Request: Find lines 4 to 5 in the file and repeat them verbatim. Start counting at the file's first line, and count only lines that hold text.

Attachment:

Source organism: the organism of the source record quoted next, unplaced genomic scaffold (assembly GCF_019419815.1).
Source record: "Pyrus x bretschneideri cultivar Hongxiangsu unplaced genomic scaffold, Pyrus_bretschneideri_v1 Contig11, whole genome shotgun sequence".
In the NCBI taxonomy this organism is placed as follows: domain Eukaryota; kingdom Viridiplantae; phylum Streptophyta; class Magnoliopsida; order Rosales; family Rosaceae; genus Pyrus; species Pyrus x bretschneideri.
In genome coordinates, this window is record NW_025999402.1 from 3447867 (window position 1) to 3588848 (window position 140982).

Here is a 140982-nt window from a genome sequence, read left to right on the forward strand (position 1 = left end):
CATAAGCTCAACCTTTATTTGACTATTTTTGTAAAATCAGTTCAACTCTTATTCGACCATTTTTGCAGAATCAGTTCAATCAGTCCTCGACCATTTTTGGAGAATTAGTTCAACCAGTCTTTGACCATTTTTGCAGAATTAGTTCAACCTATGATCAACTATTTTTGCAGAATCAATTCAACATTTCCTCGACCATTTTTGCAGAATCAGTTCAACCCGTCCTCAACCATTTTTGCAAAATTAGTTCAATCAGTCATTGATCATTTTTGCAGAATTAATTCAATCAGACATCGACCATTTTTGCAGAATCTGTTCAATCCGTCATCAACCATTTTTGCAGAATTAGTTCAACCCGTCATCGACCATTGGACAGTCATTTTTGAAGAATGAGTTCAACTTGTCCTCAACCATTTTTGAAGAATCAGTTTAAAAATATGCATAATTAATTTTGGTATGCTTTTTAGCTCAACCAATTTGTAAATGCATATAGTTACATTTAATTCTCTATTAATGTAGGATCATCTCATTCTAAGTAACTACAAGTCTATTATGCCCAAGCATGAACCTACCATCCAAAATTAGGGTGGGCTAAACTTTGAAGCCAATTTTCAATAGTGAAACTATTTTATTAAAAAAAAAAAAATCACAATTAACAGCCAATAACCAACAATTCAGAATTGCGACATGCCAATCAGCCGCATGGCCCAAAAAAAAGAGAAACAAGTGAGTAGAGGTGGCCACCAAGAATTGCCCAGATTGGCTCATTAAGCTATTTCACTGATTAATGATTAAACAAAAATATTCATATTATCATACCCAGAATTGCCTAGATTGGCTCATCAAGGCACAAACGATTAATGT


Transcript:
In genome coordinates, this window is record NW_025999402.1 from 3447867 (window position 1) to 3588848 (window position 140982).

Here is a 140982-nt window from a genome sequence, read left to right on the forward strand (position 1 = left end):